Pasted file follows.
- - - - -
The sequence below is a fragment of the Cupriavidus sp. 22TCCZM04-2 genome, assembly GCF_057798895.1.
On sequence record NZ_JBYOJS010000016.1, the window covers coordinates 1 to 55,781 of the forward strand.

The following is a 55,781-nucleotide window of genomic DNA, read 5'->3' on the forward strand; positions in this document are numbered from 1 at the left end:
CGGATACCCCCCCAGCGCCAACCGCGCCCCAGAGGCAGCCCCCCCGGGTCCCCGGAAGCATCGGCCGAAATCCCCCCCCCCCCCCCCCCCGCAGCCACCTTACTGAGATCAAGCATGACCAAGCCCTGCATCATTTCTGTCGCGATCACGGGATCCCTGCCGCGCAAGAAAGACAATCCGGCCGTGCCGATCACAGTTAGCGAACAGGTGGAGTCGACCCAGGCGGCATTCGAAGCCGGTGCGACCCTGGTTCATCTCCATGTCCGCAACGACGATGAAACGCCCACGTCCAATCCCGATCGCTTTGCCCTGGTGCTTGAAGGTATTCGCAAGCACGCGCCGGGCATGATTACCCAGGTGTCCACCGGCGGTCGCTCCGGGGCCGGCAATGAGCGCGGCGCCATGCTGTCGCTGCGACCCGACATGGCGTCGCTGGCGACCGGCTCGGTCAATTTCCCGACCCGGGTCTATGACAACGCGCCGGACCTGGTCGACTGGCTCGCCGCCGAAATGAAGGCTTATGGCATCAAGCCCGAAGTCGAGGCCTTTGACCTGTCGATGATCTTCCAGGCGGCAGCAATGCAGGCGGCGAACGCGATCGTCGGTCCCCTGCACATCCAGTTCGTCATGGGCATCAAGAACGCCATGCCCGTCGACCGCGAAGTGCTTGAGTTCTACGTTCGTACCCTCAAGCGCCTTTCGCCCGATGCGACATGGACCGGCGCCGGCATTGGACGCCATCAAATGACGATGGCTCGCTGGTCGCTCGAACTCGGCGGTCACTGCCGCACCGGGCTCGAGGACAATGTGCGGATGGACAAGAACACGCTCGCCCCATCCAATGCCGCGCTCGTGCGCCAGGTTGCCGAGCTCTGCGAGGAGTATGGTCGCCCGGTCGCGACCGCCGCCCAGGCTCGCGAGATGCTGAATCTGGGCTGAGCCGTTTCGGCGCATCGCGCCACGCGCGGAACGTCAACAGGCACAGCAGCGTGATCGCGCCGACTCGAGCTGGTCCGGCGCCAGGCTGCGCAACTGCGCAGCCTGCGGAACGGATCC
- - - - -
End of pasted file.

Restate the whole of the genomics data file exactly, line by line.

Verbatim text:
The sequence below is a fragment of the Cupriavidus sp. 22TCCZM04-2 genome, assembly GCF_057798895.1.
On sequence record NZ_JBYOJS010000016.1, the window covers coordinates 1 to 55,781 of the forward strand.

The following is a 55,781-nucleotide window of genomic DNA, read 5'->3' on the forward strand; positions in this document are numbered from 1 at the left end:
CGGATACCCCCCCAGCGCCAACCGCGCCCCAGAGGCAGCCCCCCCGGGTCCCCGGAAGCATCGGCCGAAATCCCCCCCCCCCCCCCCCCCGCAGCCACCTTACTGAGATCAAGCATGACCAAGCCCTGCATCATTTCTGTCGCGATCACGGGATCCCTGCCGCGCAAGAAAGACAATCCGGCCGTGCCGATCACAGTTAGCGAACAGGTGGAGTCGACCCAGGCGGCATTCGAAGCCGGTGCGACCCTGGTTCATCTCCATGTCCGCAACGACGATGAAACGCCCACGTCCAATCCCGATCGCTTTGCCCTGGTGCTTGAAGGTATTCGCAAGCACGCGCCGGGCATGATTACCCAGGTGTCCACCGGCGGTCGCTCCGGGGCCGGCAATGAGCGCGGCGCCATGCTGTCGCTGCGACCCGACATGGCGTCGCTGGCGACCGGCTCGGTCAATTTCCCGACCCGGGTCTATGACAACGCGCCGGACCTGGTCGACTGGCTCGCCGCCGAAATGAAGGCTTATGGCATCAAGCCCGAAGTCGAGGCCTTTGACCTGTCGATGATCTTCCAGGCGGCAGCAATGCAGGCGGCGAACGCGATCGTCGGTCCCCTGCACATCCAGTTCGTCATGGGCATCAAGAACGCCATGCCCGTCGACCGCGAAGTGCTTGAGTTCTACGTTCGTACCCTCAAGCGCCTTTCGCCCGATGCGACATGGACCGGCGCCGGCATTGGACGCCATCAAATGACGATGGCTCGCTGGTCGCTCGAACTCGGCGGTCACTGCCGCACCGGGCTCGAGGACAATGTGCGGATGGACAAGAACACGCTCGCCCCATCCAATGCCGCGCTCGTGCGCCAGGTTGCCGAGCTCTGCGAGGAGTATGGTCGCCCGGTCGCGACCGCCGCCCAGGCTCGCGAGATGCTGAATCTGGGCTGAGCCGTTTCGGCGCATCGCGCCACGCGCGGAACGTCAACAGGCACAGCAGCGTGATCGCGCCGACTCGAGCTGGTCCGGCGCCAGGCTGCGCAACTGCGCAGCCTGCGGAACGGATCC